Four years into a real estate recession that's busted developers from the urban core to the cornfields, George Sherman is still standing.
"If I had to do it over again, I would have stopped building sooner and sold more faster," said the veteran developer and project owner. "I was fortunate. I had at least one tire getting traction throughout."
Sherman, 57, an analytical biochemist by training, has a lighter wallet these days. But he still has a future as a developer.
His diversified portfolio of rental housing, commercial buildings and hotels, most of it in urban centers of Minneapolis, St. Paul, Duluth, Des Moines and St. Louis, has lost several hundred million in value. And his lenders required him in 2008-09 to inject about $35 million through asset sales and equity into a portfolio that he estimates is still worth more than $1.3 billion.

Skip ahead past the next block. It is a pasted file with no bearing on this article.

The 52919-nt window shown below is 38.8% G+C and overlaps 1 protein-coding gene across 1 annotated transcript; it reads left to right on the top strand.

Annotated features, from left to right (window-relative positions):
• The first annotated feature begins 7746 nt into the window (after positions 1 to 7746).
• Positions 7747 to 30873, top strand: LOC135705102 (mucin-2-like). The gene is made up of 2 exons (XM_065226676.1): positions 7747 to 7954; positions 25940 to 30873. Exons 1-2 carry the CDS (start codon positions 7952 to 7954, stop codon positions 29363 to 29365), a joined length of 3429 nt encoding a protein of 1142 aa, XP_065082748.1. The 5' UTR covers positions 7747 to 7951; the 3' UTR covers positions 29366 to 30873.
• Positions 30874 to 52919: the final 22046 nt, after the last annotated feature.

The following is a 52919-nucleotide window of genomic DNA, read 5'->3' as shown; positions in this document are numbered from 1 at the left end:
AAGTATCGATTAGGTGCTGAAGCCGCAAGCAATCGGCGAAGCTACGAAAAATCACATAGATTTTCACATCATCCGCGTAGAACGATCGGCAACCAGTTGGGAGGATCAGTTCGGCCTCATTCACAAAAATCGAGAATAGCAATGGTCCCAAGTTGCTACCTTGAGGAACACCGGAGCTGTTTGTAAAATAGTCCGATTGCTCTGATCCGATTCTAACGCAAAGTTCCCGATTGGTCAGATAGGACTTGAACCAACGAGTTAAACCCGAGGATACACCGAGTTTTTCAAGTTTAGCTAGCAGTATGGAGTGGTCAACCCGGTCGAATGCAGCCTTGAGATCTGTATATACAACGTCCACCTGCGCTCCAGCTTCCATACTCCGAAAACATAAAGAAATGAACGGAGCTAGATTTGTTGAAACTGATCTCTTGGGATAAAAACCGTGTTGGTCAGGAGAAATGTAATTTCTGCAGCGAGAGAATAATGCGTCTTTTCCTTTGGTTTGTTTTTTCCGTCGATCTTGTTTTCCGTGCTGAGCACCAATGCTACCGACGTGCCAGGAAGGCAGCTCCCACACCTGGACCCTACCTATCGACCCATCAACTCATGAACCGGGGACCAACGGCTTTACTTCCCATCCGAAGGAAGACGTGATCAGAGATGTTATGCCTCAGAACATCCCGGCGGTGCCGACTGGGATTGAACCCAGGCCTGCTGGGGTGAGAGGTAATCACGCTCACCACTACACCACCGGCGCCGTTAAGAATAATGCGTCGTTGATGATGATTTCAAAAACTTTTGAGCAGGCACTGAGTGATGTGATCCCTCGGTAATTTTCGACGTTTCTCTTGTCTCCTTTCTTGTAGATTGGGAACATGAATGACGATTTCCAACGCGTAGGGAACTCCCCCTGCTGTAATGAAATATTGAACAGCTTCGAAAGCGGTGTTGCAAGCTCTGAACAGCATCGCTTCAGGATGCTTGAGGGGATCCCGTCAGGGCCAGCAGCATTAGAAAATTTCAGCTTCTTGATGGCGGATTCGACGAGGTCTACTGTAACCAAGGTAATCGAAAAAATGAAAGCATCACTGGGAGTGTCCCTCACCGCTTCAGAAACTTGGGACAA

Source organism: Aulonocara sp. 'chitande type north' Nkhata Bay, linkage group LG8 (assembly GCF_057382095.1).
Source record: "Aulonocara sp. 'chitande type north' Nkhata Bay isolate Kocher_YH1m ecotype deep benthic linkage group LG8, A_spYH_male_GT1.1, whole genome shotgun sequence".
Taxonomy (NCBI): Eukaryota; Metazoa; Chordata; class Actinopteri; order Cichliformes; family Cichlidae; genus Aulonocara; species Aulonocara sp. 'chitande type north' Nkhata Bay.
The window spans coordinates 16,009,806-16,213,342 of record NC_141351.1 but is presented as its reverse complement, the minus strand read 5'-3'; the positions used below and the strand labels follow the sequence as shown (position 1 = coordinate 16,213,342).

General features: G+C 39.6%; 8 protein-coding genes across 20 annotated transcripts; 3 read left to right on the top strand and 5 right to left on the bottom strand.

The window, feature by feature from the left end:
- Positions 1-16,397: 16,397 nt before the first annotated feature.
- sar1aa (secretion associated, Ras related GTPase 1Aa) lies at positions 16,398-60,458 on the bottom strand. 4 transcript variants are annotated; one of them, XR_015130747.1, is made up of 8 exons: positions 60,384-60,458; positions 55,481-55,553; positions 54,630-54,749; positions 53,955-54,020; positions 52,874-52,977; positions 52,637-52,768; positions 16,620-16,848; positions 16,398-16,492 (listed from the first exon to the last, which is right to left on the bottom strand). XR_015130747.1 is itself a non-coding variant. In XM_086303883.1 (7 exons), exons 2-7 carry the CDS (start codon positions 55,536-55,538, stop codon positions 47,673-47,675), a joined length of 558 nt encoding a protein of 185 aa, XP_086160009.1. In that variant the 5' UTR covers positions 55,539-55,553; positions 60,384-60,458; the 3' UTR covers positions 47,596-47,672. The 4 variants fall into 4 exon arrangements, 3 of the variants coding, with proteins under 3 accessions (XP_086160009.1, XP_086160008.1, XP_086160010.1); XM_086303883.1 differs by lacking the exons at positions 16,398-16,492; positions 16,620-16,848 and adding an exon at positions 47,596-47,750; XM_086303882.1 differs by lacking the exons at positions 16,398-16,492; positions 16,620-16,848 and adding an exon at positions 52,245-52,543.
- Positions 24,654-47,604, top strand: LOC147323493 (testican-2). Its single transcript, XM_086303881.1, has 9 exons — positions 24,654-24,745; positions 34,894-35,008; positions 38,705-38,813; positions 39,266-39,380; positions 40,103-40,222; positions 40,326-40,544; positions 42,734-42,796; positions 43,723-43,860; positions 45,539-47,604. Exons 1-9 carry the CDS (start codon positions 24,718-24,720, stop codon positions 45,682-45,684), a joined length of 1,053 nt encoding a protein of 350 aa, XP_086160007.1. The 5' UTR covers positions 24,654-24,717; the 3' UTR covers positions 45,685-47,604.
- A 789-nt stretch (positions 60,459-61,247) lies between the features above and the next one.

He had to sell dozens of condos in the Twin Cities, and 35 luxury houses through an ill-fated foray into Palm Springs, Calif., for as little as 50 cents on the dollar. But so far Sherman has not lost any major properties to his lenders. He knows his markets, keeps a conservative debt-to-equity ratio that approaches 50 percent and has demonstrated an ability to restructure deals outside of courtrooms, which these days are clogged with lawsuits among developers, contractors, lenders and tenants.
"He's been through tough times, and he's more sophisticated than a lot of developers," said Jim White, a former Minneapolis development official who watched Sherman during the 1980s and 1990s. "He was always willing to do what was needed when the cities needed developments done."